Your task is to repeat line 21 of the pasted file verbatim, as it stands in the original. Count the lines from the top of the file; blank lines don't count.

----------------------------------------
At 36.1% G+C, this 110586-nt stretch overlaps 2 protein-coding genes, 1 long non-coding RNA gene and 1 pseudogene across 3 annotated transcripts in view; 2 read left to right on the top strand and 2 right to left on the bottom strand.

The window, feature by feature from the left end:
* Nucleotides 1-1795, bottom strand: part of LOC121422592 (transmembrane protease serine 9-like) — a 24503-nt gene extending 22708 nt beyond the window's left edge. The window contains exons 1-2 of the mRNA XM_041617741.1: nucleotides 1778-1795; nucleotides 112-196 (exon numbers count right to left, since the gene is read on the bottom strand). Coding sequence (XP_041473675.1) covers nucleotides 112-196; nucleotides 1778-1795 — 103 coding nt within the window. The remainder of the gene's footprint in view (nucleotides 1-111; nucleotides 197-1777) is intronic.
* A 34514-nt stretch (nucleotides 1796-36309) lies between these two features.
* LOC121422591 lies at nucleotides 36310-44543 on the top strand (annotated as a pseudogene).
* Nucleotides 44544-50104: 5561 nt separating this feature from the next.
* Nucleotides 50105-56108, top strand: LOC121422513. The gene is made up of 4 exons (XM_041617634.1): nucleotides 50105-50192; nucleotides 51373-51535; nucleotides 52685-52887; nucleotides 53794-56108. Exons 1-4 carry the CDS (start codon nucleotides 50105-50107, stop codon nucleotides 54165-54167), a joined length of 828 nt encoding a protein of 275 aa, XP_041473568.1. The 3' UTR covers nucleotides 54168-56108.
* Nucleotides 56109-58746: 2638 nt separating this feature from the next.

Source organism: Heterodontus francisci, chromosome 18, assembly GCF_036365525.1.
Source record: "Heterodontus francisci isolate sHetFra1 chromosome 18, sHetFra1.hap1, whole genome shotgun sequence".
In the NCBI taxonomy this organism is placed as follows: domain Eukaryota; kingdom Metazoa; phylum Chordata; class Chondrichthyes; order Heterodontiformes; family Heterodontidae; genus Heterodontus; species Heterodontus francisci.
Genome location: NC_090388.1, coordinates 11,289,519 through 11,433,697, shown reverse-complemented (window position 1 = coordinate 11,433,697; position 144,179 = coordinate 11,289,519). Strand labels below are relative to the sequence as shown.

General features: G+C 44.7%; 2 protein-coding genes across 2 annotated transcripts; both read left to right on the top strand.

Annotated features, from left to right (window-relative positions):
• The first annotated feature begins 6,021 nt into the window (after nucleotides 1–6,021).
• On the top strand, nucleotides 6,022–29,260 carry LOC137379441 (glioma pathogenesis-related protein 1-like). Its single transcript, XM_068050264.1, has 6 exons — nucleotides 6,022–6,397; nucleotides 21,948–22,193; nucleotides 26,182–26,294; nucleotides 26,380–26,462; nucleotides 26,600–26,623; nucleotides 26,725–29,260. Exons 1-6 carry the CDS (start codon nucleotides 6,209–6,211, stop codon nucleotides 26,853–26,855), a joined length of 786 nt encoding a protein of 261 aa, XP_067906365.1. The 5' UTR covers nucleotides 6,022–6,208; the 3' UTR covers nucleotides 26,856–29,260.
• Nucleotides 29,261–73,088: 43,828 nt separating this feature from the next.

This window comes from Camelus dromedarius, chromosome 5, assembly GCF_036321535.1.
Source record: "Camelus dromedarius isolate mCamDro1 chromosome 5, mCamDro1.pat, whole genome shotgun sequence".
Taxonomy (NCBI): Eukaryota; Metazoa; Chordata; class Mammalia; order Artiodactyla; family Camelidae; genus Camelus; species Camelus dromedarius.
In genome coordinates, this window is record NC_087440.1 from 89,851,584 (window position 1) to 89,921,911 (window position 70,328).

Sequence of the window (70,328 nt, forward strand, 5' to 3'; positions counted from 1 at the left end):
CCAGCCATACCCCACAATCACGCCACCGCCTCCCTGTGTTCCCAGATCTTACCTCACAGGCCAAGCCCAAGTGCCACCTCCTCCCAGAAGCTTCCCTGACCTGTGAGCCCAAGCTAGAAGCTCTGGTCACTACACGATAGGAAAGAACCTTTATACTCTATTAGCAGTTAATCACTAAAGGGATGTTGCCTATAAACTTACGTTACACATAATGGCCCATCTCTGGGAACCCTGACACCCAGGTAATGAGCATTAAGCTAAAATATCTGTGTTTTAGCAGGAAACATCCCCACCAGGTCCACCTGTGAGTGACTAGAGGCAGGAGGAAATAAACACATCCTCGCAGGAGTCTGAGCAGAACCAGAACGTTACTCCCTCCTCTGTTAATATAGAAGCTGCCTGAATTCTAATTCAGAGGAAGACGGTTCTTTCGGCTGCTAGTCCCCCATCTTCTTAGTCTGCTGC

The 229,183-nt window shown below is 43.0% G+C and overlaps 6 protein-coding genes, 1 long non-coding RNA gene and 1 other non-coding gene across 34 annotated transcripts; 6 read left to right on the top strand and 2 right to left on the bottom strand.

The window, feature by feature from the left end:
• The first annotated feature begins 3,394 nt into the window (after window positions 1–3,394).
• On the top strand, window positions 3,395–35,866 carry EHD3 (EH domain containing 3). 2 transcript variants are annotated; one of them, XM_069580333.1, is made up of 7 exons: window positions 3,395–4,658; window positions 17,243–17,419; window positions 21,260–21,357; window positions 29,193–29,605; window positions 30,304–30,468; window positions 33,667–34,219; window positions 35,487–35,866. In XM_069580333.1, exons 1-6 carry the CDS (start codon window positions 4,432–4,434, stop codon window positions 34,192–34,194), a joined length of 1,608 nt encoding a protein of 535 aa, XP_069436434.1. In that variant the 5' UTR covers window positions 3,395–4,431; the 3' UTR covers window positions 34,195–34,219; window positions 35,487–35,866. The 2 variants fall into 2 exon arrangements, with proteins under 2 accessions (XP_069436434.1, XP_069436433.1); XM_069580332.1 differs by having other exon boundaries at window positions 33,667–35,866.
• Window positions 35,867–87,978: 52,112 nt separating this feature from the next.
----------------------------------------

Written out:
In genome coordinates, this window is record NC_087440.1 from 89,851,584 (window position 1) to 89,921,911 (window position 70,328).